The AwakeningThe Awakening by Kate Chopin

Sea, sun, bathing and loose summer rules form a recipe for a respite. Warm and welcoming environment, shaped by people with different predispositions gathered under the same soothing conditions, lighten the protagonist’s manners. Her senses, before entangled beyond recognition, suddenly soften and let the melodies, smells and shapes in. Adjustments within her, long having been guided by society’s calls, now slowly, but steadily, change course. In awakening to the stimulants and novelties the protagonist quietly, but firmly, demands her right to feel her own feelings.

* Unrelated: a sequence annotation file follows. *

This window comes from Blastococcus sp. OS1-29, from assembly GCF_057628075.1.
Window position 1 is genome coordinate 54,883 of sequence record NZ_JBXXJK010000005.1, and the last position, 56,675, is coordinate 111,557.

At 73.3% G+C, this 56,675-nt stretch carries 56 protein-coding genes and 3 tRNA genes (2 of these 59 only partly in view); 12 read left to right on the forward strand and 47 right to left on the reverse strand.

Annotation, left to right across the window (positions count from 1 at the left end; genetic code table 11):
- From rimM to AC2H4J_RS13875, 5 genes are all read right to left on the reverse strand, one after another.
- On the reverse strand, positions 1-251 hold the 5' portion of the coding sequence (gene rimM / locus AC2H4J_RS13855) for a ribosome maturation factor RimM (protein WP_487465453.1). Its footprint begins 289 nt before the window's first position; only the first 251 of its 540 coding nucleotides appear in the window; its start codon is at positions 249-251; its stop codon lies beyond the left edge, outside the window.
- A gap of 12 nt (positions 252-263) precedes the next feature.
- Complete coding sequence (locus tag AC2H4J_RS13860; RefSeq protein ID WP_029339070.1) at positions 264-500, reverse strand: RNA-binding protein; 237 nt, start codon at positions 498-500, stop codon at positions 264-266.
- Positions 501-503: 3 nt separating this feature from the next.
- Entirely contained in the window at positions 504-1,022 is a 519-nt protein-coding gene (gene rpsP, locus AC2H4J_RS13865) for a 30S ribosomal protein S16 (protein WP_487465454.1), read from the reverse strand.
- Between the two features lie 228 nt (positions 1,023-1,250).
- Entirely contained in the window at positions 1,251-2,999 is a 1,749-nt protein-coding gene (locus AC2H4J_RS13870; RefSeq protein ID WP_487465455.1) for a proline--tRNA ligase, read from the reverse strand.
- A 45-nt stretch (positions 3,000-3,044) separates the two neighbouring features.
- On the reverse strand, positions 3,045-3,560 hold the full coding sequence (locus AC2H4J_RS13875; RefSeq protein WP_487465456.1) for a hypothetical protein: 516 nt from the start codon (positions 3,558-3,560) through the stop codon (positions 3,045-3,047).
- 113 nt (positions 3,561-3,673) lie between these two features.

If in the works of similar stature the nuances of emotions are often but subtly implied and hidden behind the excessive behavior, they are here stated openly and affectionately. Although we are given free access to her thoughts, it is with less spectacle than any implication could leave us to imagine. It’s a silent, straightforward strength; she doesn’t lose herself in a love affair, but gains vigor from it. Similarly, her decline is more connected with a realization of the eternal gap between human nature and natural laws than it is with love itself. When summer ends, autumn comes and interrupts the immediacy of her bond with nature. Being enclosed between the walls of human invention, she knows no way out, for her awaking progresses linearly and is not attuned with the nature’s cyclic seasons.